Back in 1992, the ‘Manics’ released their debut album ‘Generation Terrorists’ and the band maintained that they would split up if it didn’t outsell Guns ‘n’ Roses ‘Appetite For Destruction’. 25 years and a dozen albums later the group are ready with their 13th album ‘Resistance Is Futile’. The trio have maintained their popularity despite the up’s and down’s of losing a member (Richie Edwards) and brave switches in their musical direction (2004’s ‘Lifeblood’).
Speaking about the new album, and their previous remarks that there may never be another Manics record says Nicky Wire: “There’s a dystopian feel to a lot of things. I’ve barricaded myself in a bit to find a lot of inspiration. I don’t know if you get the time to let it happen naturally any more. I don’t want to be bombarded in a vacuum that I can’t explain. I was ravaged with doubt. I spend a lot of my time being ravaged my doubt. I don’t know if it’s an age thing. You just always think that you’re one step away from going wrong or questioning your relevance. I wish I could be as supremely confident as I was when i was 19 – or as deluded, whichever it was. I just don’t feel that way any more. Apart from us three being in the studio trying to create something that will give people as much stimulation as it gives us. That’s what holds us together and drives us.”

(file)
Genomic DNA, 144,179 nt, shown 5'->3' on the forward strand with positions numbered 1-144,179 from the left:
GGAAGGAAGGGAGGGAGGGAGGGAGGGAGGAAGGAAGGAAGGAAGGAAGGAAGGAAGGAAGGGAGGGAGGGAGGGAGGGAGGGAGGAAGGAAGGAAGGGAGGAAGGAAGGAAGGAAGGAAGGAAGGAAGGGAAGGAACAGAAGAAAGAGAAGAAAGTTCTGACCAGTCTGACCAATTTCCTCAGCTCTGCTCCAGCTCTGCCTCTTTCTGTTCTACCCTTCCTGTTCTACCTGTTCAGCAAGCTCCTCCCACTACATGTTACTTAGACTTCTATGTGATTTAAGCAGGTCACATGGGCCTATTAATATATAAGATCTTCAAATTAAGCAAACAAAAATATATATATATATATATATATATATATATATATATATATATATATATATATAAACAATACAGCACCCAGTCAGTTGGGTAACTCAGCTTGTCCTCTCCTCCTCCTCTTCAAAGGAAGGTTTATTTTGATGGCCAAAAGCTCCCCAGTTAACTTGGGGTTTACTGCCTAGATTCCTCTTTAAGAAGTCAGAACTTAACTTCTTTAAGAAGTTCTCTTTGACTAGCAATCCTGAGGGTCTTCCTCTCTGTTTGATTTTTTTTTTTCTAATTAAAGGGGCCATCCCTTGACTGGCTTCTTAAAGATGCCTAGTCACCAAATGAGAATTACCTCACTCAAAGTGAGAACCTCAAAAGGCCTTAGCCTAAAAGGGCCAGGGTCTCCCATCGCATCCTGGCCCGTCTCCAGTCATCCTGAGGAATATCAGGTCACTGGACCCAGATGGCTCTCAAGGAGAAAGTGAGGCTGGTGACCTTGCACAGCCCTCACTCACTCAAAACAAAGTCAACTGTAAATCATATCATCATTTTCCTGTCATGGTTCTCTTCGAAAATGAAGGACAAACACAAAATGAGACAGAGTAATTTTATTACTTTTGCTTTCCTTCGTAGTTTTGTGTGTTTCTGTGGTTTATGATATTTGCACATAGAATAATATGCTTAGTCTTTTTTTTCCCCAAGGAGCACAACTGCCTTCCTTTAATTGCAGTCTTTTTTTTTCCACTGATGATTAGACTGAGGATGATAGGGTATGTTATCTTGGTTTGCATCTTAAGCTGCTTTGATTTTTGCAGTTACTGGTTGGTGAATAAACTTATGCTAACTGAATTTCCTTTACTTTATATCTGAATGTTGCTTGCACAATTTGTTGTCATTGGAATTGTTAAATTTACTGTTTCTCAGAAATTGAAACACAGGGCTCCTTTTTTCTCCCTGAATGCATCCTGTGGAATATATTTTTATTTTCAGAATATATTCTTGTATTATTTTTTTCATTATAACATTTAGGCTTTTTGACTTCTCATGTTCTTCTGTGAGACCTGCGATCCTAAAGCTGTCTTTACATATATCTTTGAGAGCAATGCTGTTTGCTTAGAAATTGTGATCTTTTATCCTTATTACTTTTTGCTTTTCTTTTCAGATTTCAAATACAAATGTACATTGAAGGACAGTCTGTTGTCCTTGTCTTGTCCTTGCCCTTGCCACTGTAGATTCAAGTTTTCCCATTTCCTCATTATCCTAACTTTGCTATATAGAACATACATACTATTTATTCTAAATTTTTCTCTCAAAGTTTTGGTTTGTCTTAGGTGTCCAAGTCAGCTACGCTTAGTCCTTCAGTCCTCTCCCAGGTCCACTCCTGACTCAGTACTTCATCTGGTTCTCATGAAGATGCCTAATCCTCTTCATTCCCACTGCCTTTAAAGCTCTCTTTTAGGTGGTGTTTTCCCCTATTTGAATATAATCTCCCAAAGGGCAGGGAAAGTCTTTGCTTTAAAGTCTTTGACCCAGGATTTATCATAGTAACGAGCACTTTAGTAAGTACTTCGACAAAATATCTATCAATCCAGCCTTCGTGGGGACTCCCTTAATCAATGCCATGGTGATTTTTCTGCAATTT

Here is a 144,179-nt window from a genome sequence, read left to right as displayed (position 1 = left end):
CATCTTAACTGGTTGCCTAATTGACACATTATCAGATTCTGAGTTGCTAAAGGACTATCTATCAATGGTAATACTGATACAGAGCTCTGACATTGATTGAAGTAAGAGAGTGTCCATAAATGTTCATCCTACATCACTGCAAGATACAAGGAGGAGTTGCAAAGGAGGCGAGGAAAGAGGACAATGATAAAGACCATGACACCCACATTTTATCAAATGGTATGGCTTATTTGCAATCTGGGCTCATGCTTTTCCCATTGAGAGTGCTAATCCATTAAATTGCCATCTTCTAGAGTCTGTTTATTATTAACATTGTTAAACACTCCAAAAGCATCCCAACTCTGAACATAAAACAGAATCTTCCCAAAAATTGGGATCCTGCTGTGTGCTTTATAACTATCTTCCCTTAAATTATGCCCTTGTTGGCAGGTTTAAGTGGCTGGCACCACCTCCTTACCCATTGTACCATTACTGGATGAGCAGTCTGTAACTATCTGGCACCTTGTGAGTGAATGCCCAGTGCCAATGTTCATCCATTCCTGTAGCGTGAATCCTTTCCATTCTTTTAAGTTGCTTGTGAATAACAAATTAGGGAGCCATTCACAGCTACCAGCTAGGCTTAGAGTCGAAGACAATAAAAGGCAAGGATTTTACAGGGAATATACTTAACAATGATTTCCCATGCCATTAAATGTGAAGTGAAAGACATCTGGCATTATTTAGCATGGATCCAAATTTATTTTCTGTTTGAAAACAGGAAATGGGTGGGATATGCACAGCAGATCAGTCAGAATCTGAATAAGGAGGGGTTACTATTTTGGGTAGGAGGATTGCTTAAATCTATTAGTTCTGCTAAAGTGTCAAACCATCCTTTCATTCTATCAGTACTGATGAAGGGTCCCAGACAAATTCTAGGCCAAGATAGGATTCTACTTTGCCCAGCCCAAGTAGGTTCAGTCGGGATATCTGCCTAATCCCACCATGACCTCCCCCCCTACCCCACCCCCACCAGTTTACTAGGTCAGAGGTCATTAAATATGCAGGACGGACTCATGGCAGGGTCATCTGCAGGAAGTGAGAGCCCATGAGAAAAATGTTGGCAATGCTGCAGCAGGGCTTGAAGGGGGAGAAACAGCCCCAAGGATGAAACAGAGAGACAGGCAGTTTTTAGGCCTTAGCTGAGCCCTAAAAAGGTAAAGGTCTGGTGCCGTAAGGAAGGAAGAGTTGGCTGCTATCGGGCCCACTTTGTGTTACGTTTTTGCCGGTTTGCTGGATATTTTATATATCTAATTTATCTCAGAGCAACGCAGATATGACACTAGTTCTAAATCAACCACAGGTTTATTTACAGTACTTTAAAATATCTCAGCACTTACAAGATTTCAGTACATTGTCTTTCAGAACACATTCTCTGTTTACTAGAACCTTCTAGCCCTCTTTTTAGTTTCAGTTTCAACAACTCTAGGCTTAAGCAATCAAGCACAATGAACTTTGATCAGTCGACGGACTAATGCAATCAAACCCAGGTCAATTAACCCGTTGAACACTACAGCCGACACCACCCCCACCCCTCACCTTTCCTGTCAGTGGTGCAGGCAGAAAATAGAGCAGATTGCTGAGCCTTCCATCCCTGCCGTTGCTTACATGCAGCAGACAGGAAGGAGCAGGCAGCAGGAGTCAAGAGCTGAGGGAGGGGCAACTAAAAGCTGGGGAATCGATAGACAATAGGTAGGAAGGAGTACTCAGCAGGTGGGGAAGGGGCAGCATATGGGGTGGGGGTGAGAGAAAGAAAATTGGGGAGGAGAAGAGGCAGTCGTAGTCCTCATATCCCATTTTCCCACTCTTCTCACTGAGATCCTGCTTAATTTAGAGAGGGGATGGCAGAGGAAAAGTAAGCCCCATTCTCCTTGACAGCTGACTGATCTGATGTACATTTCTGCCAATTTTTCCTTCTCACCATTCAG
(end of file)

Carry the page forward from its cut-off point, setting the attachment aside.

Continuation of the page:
“The main themes of ‘Resistance Is Futile’ are memory and loss – forgotten history – confused reality and art as a hiding place and inspiration. Musically the album is obsessively melodic and in many ways references the naive energy of ‘Generation Terrorists’ and the orchestral sweep of ‘Everything Must Go’. After delay and difficulties, the record has come together really quickly over the last few months, there has been a surge of creativity and old school hard work.”